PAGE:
As written in the introduction, the MDG uses Hexo to generate their documentation. And I think they should not for two reasons:

We need to introduce more developers to the Meteor community. Things like the user accounts packages are awesome because we can say: “Hey look, two lines of code and it works!”. It is a lie, but a white one; and people buy it. Being able to say: “Hey look, two lines of code and you made your static blog!”; or “Hey look, two lines of code and you are ready to write a clean doc for your project!”. Would be awesome because once you have a foot in the door, you can start selling the rest of it.

MDG made an awesome build tool and they do not use it! That is a huge downside. I remember a few years ago, I was trying to sell Angular to a CTO. And it went like this:

The fact that Google did not use Angular was a deal breaker. The NOT dogfooding IS a red flag. So, I think we should have things like packages to generate static websites and the MDG should use them. 99% of the work is already done with the build tool.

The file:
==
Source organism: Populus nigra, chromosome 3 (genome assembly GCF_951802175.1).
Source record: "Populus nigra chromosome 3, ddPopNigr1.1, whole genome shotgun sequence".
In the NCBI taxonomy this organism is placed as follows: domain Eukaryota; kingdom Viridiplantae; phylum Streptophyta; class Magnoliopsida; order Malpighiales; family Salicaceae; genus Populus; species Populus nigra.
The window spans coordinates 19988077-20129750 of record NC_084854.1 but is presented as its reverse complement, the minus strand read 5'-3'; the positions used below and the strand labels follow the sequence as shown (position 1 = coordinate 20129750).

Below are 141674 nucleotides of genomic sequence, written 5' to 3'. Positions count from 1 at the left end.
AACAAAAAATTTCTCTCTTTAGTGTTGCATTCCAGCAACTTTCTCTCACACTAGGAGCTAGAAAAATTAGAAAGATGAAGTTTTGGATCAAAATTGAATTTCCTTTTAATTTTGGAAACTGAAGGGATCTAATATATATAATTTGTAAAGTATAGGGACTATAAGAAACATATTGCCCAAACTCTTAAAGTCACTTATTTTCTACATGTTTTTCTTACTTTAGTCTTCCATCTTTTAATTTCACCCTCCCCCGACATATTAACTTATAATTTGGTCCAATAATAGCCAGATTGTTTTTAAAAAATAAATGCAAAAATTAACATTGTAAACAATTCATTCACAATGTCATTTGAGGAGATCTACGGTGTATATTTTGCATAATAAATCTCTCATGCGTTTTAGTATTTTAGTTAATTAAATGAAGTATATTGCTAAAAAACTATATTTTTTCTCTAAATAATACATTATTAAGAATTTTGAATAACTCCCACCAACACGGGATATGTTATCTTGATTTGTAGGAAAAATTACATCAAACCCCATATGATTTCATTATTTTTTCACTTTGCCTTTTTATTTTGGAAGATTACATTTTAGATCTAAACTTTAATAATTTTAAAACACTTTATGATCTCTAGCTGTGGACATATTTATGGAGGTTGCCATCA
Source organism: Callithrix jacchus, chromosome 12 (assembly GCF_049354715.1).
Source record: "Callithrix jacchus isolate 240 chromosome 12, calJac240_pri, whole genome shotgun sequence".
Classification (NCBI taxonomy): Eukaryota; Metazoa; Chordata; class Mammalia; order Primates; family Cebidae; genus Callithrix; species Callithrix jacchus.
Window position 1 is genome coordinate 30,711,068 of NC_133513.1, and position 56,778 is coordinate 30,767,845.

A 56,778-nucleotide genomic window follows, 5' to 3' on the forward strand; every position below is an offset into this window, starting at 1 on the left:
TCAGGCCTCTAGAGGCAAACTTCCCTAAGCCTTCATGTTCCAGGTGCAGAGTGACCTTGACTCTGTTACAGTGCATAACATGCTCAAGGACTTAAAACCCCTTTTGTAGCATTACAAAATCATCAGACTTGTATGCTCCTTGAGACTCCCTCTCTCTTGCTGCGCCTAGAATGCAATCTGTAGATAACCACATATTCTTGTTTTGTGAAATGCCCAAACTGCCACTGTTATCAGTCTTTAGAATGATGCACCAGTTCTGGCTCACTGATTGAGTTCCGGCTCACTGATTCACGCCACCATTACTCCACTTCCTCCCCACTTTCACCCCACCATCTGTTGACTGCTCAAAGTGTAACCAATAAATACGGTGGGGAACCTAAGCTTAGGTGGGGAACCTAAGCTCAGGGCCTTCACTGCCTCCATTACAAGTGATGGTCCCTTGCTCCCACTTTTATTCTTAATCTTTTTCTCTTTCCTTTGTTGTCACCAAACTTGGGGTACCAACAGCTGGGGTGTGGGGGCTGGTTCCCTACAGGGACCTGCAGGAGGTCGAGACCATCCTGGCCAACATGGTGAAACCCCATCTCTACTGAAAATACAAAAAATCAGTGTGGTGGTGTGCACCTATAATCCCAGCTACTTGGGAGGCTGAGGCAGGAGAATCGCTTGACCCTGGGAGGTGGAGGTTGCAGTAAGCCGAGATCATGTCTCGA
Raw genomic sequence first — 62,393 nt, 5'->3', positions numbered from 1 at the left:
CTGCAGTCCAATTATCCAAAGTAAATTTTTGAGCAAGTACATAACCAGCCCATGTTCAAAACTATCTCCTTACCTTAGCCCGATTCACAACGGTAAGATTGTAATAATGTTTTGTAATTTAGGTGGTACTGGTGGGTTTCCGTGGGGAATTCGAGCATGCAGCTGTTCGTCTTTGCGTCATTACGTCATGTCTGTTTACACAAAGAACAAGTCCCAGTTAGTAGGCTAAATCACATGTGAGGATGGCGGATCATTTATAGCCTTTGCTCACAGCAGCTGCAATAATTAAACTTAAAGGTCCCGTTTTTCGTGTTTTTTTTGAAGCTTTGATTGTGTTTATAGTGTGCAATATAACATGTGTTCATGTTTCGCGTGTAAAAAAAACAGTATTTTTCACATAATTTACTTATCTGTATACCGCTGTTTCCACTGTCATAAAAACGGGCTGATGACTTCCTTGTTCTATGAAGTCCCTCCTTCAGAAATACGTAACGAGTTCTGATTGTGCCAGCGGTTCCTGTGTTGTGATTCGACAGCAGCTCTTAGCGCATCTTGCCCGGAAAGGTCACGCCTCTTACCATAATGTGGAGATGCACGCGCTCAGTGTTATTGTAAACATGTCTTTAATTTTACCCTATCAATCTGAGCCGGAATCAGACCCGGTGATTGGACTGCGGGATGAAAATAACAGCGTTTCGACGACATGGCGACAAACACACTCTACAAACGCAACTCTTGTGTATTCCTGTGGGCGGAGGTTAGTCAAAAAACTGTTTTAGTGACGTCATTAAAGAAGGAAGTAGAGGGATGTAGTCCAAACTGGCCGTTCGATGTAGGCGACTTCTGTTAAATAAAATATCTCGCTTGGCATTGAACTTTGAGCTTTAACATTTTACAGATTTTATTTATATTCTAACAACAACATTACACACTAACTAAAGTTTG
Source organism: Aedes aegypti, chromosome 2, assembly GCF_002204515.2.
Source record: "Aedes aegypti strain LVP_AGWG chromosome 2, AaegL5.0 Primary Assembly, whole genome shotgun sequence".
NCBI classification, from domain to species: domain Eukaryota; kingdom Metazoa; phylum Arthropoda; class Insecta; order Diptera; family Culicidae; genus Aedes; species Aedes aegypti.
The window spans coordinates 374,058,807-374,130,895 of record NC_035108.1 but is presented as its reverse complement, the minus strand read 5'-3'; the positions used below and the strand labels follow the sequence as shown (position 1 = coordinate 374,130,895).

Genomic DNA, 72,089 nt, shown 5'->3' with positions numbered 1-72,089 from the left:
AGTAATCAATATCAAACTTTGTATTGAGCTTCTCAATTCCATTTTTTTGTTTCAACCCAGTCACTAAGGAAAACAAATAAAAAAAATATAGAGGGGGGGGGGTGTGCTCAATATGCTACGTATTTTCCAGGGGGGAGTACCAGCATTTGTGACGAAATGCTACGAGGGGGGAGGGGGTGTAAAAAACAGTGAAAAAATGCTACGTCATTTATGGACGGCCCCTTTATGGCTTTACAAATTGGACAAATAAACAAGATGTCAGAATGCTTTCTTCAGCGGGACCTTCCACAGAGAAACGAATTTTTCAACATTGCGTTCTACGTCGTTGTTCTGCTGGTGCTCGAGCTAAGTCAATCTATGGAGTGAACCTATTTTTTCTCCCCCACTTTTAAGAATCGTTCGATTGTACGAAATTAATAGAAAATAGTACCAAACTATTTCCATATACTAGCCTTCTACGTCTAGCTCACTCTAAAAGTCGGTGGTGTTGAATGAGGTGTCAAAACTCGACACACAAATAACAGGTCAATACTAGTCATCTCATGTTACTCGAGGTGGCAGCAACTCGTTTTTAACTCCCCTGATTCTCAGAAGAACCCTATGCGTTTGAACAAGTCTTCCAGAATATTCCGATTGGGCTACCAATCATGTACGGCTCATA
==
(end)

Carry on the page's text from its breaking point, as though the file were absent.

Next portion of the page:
This is something I have wanted to do for a long time. As soon as I find a client that needs static stuff or a CMS, I’ll build it for real. In the meantime, as previously, let’s make a live code on how to build a static generator with Meteor! This will be just a proof of concept of course. The important things for adoption are a good documentation, a few good templates and well-designed CLI and tutorial.

The code is here : https://github.com/fabien-h/static